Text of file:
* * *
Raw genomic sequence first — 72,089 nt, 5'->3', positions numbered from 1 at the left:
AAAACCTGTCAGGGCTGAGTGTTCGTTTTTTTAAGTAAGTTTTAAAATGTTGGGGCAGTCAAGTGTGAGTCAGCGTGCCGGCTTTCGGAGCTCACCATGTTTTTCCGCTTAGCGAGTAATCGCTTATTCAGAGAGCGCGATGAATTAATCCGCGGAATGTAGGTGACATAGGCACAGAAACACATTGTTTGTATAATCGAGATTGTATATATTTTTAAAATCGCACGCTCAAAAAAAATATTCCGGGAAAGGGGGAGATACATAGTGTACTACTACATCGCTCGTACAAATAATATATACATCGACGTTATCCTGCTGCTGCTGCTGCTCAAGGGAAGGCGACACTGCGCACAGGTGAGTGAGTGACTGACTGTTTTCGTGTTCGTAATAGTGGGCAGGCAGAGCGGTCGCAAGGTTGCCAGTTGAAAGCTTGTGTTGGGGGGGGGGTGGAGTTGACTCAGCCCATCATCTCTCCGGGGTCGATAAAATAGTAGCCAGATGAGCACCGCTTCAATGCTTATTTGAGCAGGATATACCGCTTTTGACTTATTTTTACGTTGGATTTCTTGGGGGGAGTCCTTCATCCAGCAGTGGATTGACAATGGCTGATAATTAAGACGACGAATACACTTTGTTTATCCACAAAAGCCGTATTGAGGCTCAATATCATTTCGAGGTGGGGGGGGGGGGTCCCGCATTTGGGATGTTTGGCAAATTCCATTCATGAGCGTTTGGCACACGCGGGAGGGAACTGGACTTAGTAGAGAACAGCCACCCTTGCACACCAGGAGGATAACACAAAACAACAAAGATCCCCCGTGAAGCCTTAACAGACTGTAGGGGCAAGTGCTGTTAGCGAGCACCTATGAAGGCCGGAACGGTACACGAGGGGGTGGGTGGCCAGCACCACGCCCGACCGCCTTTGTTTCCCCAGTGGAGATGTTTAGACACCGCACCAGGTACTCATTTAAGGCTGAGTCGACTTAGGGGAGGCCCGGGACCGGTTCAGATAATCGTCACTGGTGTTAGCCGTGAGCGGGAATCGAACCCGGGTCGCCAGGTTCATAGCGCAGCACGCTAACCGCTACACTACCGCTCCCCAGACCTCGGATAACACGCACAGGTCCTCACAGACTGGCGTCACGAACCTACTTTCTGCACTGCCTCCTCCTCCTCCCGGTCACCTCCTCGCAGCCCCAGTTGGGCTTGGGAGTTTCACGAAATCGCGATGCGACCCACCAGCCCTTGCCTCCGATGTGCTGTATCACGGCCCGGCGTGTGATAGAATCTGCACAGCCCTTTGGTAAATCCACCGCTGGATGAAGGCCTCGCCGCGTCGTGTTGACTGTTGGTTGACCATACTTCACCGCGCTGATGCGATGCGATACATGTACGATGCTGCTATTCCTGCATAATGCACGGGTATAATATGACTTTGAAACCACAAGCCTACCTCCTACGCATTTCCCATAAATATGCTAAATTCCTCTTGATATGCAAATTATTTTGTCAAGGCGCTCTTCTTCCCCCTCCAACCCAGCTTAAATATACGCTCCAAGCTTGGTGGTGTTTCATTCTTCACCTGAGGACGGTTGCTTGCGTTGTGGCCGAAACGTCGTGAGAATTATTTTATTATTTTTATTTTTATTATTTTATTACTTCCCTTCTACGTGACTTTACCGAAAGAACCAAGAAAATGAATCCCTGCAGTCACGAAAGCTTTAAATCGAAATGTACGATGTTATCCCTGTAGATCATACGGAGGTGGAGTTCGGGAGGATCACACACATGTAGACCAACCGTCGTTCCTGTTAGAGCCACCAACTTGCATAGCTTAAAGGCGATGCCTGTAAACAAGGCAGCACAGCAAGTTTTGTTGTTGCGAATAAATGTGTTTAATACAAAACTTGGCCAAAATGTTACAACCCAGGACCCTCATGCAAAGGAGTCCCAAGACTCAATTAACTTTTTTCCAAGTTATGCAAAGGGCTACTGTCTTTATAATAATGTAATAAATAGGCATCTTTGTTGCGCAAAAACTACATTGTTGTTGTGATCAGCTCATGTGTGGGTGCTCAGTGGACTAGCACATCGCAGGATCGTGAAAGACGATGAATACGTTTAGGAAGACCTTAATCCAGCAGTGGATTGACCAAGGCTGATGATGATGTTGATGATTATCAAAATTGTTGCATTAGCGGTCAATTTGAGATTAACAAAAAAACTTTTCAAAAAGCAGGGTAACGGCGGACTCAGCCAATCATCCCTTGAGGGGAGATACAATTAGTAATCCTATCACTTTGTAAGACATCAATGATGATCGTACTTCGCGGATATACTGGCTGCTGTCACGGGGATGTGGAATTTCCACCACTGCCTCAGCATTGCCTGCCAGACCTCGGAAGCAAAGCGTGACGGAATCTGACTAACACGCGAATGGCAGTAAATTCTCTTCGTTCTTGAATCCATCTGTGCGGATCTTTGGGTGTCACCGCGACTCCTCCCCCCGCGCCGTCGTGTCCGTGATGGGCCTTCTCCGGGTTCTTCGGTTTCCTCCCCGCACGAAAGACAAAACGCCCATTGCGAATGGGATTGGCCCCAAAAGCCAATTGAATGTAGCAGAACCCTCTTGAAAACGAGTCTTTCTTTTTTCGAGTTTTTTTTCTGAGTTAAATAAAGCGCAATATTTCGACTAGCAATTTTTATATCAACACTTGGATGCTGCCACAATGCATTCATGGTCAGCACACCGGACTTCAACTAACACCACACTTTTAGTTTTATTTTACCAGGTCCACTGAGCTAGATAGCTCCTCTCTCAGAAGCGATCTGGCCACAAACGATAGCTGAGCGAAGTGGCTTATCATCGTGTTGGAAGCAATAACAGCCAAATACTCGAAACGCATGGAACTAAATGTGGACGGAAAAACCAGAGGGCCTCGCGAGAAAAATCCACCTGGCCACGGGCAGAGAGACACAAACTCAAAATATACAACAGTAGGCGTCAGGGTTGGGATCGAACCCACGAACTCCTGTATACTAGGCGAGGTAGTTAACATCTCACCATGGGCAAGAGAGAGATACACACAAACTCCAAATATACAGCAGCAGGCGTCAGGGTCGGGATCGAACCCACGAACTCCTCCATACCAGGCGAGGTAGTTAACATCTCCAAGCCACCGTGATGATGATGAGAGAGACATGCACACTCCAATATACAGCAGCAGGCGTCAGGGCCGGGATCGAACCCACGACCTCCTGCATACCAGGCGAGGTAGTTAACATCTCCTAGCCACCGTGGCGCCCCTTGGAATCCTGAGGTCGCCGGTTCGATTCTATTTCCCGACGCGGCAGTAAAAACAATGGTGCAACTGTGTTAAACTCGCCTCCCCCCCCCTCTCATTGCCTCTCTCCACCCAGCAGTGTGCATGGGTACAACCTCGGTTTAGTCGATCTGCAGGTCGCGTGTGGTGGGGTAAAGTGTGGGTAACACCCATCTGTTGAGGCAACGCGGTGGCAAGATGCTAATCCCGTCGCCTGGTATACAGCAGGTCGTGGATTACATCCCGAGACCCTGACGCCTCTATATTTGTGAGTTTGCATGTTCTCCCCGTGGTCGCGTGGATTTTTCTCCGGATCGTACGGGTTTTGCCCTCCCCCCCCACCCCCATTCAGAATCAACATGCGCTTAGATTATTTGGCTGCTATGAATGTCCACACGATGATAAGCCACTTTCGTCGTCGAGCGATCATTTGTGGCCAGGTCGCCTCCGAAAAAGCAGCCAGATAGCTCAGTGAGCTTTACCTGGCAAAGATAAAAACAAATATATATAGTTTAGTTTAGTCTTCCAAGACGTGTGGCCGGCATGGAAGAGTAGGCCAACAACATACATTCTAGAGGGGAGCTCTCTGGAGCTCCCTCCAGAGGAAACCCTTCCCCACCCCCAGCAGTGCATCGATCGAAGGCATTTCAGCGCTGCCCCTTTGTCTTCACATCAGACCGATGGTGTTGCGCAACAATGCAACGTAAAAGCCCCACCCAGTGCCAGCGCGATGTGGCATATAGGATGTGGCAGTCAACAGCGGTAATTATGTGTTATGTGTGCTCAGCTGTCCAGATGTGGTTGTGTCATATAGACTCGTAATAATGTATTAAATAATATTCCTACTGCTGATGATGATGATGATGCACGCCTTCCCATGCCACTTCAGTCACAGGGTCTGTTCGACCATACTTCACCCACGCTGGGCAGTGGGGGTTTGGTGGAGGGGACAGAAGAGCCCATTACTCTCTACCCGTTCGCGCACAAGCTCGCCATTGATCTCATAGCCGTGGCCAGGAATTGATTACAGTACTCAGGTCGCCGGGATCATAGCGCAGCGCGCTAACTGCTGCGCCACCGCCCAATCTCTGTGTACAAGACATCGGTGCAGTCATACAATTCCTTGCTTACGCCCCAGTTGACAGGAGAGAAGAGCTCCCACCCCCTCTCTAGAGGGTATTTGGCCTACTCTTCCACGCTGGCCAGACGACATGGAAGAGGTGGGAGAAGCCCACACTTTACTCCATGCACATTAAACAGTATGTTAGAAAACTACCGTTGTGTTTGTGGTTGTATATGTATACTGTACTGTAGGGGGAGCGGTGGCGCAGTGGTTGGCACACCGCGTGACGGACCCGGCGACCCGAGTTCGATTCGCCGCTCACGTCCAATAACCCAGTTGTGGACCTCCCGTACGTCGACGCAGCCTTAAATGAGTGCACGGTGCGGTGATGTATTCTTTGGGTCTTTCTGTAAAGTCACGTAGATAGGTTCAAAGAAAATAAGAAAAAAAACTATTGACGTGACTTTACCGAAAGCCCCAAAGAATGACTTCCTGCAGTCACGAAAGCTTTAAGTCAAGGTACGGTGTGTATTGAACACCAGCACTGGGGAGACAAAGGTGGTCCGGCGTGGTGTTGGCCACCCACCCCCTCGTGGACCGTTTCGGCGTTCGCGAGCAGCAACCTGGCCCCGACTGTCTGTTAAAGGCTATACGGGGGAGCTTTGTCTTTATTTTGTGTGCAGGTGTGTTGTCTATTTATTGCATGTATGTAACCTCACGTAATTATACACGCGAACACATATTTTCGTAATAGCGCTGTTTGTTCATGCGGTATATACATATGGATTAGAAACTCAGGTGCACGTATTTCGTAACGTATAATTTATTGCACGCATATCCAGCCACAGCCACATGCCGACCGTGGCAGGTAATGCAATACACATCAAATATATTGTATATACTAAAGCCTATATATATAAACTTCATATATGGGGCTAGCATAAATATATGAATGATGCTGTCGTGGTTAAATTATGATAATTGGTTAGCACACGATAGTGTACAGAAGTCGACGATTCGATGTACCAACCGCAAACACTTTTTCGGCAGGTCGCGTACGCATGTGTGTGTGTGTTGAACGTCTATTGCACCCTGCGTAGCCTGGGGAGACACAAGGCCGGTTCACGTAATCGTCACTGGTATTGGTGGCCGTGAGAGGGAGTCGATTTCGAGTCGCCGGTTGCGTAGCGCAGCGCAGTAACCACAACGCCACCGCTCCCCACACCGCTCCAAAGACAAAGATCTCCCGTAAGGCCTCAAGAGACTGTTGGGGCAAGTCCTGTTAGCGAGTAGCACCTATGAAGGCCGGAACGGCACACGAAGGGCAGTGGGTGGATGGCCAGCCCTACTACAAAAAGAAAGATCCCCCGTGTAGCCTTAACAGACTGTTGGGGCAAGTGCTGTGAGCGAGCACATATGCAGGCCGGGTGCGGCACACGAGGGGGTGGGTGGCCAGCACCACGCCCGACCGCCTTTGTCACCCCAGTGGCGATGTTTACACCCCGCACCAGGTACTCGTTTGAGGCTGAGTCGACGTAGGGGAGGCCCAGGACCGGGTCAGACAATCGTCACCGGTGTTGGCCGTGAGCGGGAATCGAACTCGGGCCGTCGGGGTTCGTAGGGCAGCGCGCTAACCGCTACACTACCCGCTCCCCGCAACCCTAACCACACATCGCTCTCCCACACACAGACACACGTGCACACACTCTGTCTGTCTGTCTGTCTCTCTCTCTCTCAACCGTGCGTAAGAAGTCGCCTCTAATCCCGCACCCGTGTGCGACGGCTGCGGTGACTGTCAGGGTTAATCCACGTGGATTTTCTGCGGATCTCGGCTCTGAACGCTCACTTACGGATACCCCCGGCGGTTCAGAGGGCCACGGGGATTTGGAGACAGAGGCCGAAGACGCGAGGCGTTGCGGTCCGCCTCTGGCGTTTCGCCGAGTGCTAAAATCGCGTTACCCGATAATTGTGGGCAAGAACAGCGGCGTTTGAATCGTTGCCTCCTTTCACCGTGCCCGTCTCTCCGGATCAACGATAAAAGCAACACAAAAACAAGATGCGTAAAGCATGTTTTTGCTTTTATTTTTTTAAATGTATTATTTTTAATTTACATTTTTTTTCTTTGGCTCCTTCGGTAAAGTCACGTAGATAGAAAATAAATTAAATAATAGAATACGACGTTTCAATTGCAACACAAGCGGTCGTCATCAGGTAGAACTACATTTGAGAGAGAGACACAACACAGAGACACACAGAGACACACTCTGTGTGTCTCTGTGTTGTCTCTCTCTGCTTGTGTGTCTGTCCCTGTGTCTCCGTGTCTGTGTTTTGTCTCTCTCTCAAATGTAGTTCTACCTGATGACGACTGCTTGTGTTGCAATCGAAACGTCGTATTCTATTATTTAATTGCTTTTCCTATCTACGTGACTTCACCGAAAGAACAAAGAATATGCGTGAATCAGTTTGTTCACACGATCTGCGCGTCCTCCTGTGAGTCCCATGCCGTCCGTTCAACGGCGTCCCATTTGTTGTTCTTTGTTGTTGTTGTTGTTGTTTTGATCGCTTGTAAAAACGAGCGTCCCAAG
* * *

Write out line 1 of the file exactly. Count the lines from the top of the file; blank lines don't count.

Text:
Raw genomic sequence first — 72,089 nt, 5'->3', positions numbered from 1 at the left: